Ponoka mayor sets sights on 2019

Mayor Rick Bonnett suggests 2019 will bring further momentum from town council

With 2018 behind us, Ponoka’s Mayor Rick Bonnett looks to his council and the New Year.

The biggest development for 2018 was the construction of the new town hall that houses the Ponoka Jubilee Library and the Campus Alberta Central Classrooms.

“The building is now complete and we’re moved in and we’re still working a few bugs out,” said Bonnett.

Council’s first official meeting in council chambers was Dec. 11 and now that operations seem to be working smoothly, an open house is planned for this month.

“The building is a good addition for our staff, for the library and for the college which will be getting up and running,” he added.

The new building is a controversial topic in Ponoka with some opponents stating the long-term lease of the building is a money pit for the community.

“Of course there are people who are going to hate what we do, people who like what we do and that’s the nature of the business,” said Bonnett.

He said the point of this building is to see growth. “We’ve got some progress. Council has really hit its stride this year,” he explained.

The development of the building changed the look of the five-acres, which had the aged and no longer used old Ponoka hospital. This spring and summer the park should be developed to beautify the area further.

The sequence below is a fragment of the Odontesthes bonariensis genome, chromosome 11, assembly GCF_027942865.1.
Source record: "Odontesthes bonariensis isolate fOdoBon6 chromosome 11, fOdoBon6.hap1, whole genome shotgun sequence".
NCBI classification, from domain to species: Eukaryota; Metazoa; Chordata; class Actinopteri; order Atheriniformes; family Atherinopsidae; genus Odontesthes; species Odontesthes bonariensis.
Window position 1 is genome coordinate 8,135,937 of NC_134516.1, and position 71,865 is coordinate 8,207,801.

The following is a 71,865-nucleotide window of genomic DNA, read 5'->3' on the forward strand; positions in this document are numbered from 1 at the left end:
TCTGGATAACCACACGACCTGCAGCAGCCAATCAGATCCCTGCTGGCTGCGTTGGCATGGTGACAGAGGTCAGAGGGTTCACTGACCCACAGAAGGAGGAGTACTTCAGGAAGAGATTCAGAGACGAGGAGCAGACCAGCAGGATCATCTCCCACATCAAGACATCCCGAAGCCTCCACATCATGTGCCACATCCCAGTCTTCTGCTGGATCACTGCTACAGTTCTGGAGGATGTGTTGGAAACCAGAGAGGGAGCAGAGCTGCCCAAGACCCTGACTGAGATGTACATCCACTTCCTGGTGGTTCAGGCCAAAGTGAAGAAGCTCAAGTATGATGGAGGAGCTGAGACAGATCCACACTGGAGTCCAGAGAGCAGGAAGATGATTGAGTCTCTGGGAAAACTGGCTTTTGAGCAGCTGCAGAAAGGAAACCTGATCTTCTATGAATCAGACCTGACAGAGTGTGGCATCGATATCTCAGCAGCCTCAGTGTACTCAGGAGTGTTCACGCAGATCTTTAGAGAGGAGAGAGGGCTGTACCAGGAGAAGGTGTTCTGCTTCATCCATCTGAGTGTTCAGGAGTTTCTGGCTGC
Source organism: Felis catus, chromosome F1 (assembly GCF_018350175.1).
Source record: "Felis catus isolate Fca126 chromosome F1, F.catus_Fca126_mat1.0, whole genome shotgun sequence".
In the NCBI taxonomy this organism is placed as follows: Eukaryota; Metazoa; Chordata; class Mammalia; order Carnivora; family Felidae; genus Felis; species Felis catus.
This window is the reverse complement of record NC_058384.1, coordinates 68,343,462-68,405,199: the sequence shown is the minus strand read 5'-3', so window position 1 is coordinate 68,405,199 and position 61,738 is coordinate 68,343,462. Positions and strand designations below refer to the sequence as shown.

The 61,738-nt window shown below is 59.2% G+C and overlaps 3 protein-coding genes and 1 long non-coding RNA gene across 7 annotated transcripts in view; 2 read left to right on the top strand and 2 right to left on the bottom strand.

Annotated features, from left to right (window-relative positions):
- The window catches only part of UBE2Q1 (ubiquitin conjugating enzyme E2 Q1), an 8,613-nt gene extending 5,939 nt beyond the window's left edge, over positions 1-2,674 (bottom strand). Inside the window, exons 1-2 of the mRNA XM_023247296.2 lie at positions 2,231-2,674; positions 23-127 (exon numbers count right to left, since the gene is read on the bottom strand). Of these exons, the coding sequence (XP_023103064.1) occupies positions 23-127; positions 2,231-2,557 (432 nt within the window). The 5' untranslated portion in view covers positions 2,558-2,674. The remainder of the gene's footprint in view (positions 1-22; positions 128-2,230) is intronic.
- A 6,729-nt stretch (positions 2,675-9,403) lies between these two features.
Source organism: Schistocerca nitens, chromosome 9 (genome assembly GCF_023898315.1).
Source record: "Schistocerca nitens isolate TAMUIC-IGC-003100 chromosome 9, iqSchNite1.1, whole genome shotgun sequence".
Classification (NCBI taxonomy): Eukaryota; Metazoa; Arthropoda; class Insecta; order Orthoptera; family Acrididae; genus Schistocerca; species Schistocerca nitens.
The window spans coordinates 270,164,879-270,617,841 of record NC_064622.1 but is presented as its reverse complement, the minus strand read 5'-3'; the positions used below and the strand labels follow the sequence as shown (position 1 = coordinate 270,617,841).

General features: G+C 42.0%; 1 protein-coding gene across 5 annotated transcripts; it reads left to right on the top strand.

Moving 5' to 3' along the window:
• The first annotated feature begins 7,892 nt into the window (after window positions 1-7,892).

Bonnett’s biggest concern for the current year is seeing a struggling oil industry, which is still in a slump. That issue is slowing growth dramatically in the province.

Despite these worries, Bonnett says council is ready to move. With three new council members about a year and three months into their four year term, the mayor says council is unified in its vision for Ponoka.

“The new councillors are forward thinking and looking to move the town forward,” said Bonnett.

Council tries to make the best decisions for the community, said Bonnett, based on the information it has. This is one reason council is pushing the province for funding for a field house, he added. The town is currently advocating to the province to use four years of the school property tax revenue to help pay for the proposed field house.

“Right now we’ve got some policies that are happening in the senior levels of government that are unfavourable to Alberta,” said Bonnett.

Read More: Ponoka pushes for a piece of the grant pie

Despite being in an economic struggle, he also feels now is the best time to build a field house as construction costs are low.

On top of the move to the new building, Bonnett is pleased seeing the cost of the garbage contract — Can Pakdrop while also increasing the recycle and compost services to residents.

Read More: Ponoka will save $430,000 with change to new waste contractor

What’s really going to bring some uncertainty in 2019 are the expected provincial and federal elections.

“That’s going to be a game changer one way or another,” said Bonnett.

Regardless of the outcome provincially, he expects some change is going to come into being that will affect municipalities.

Ponoka News editor Jeffrey Heyden-Kaye is the chairperson of the Ponoka Jubilee Library


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